German Banks May Face TPP Damages Claims After Losing Antitrust Appeal

German banks may be open to sizeable damages claims after a regional court backed findings from the competition regulator that they acted as a cartel in blocking credential-sharing with third-party providers.

Three banking associations in Germany had appealed a 2016 decision by the country’s Federal Cartel Office, or Bundeskartellamt, ordering them to scrap contractual terms and conditions barring customers from disclosing their personal identification numbers (PINs) and transaction authentication numbers (TANs).

The terms and conditions had the effect of stifling the business models of payment initiation service providers (PISPs) and account information service providers (AISPs), but the banking industry argued that credential-sharing jeopardised the security of online banking.

Last week a regional court in Dusseldorf dismissed the banking association’s appeal, according to local media, although the written judgement is not yet available.

Since Germany transposed the EU’s revised Payment Services Directive (PSD2) in January 2018, banks have been legally compelled to open up account access. Once accompanying regulatory technical standards take effect in September, the third-party access regime will be fully formed.

However, the banks have vigorously defended the case because they fear damages claims going back to 2009, when the terms and conditions first became widely used.

The three associations involved in the case — the Association of German Banks (BdB), the National Association of German Cooperative Banks (BVR) and the German Savings Banks Association (DSGV) — said in a joint statement they “do not share the legal opinion of the Higher Regional Court Düsseldorf” and are mulling a fresh appeal.

“The customer conditions in question were necessary for the security of the online banking procedure,” the trio said.

“For that reason it will be necessary to examine, after the written grounds of the judgment have been given, whether a decision on that central question should be brought before the Bundesgerichtshof [Federal Court].”

Dr. Michael Jünemann, head of banking and finance at Bird & Bird in Frankfurt, said the banks could collectively be facing claims comparable to the recent €570m fine levied against Mastercard over historic anticompetitive conduct linked to interchange fees.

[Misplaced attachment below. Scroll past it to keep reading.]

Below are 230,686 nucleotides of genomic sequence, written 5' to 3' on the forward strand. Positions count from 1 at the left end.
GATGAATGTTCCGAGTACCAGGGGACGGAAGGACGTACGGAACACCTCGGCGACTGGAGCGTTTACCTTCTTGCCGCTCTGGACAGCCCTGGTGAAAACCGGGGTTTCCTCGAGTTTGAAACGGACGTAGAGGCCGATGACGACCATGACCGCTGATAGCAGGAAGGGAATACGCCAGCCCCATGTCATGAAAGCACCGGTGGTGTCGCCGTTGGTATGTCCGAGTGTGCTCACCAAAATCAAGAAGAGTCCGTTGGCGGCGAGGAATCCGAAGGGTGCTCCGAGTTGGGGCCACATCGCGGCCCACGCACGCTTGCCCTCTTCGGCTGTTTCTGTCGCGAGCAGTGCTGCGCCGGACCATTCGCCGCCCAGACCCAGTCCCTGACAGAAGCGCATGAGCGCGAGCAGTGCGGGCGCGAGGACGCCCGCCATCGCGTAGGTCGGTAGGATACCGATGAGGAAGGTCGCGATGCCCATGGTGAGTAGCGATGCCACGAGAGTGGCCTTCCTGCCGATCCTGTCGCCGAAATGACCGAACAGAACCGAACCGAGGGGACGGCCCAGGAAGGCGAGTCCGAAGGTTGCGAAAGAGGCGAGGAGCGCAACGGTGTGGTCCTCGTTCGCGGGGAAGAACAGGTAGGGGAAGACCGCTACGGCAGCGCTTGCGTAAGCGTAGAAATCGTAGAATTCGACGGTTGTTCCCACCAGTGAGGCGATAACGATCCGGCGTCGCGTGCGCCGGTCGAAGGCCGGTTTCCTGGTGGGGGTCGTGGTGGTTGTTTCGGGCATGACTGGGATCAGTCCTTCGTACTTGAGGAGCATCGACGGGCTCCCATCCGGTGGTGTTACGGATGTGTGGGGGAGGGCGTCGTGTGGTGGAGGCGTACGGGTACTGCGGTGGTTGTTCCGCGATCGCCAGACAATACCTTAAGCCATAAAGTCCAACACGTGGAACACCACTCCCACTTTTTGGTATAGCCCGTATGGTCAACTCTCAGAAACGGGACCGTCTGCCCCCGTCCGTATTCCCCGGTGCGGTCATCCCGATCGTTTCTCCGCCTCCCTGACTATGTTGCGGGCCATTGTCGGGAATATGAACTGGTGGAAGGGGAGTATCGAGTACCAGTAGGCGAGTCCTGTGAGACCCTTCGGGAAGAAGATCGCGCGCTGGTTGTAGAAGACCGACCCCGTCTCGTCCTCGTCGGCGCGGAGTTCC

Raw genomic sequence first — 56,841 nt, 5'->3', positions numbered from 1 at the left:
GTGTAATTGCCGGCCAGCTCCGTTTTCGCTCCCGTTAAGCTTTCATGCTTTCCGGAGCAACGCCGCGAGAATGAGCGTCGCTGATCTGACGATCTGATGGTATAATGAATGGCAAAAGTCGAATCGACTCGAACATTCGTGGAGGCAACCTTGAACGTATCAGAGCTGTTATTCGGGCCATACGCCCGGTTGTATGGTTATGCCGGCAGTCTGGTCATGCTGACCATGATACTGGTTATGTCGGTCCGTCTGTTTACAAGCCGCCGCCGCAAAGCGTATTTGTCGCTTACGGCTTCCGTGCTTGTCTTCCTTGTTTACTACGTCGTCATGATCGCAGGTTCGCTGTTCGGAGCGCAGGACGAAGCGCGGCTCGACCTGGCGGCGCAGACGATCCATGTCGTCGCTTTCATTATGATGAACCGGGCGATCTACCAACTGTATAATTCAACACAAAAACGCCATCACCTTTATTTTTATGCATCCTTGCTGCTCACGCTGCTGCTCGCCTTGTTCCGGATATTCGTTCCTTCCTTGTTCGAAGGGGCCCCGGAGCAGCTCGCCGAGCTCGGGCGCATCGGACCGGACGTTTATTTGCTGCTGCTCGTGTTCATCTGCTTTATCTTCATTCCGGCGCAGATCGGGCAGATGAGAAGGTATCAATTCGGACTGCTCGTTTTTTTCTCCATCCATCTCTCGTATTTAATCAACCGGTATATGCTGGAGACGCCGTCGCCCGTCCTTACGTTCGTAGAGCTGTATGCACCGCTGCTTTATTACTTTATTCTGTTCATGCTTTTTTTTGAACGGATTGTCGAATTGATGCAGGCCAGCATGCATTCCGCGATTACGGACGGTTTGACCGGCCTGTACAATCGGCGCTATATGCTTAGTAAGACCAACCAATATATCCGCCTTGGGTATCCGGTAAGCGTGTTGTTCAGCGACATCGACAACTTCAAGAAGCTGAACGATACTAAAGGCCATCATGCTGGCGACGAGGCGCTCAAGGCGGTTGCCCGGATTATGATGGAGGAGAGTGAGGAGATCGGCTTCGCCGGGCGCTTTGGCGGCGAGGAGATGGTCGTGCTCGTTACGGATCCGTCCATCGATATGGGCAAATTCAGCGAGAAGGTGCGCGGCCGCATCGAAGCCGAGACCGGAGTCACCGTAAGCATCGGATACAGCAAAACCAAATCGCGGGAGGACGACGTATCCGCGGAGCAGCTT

The lawyer said merchants could file claims “because they were forced to offer clients credit card payments instead of paying by SEPA credit transfer or its predecessors” through third-party payment providers.

In 2016, SOFORT’s then-chief executive told PaymentsCompliance the firm believed banks were using security arguments “as a pretext to defend their own economic interests”.

According to Jünemann, any potential claims could seek to calculate the difference between then-unregulated interchange fees levied by banks on acquirers — and by extension merchants — and the much lower fees charged by payment initiators.

“So the difference could have been 1 percent on the revenue, and then take Amazon’s revenue for I don’t know how many years, [calculate] 1 percent of it — there you are,” he said.

The original 2016 antitrust decision was spurred by complaints from third-party providers including SOFORT, now a part of Swedish payments firm Klarna.

“Klarna welcomes the Dusseldorf court decision on this important matter, most especially for German consumers and merchants, but we regret that such a decision had to be made at all,” spokesperson Aoife Houlihan told PaymentsCompliance.

“The European-wide PSD2 legislation framework which we as Klarna/SOFORT strongly advocated for now needs to be implemented properly to ensure it achieves the intended objectives for the market and consumers.

“Therefore, the content of this decision upholding the consumers right to share their credentials outside of the banking environment and to use third-party payment providers is extremely important and remains absolutely valid.”

Both Klarna and Giropay, a German PISP that supported the antitrust case, declined to comment on whether they intend seek damages. The Federal Cartel Office did not respond to a request for comment.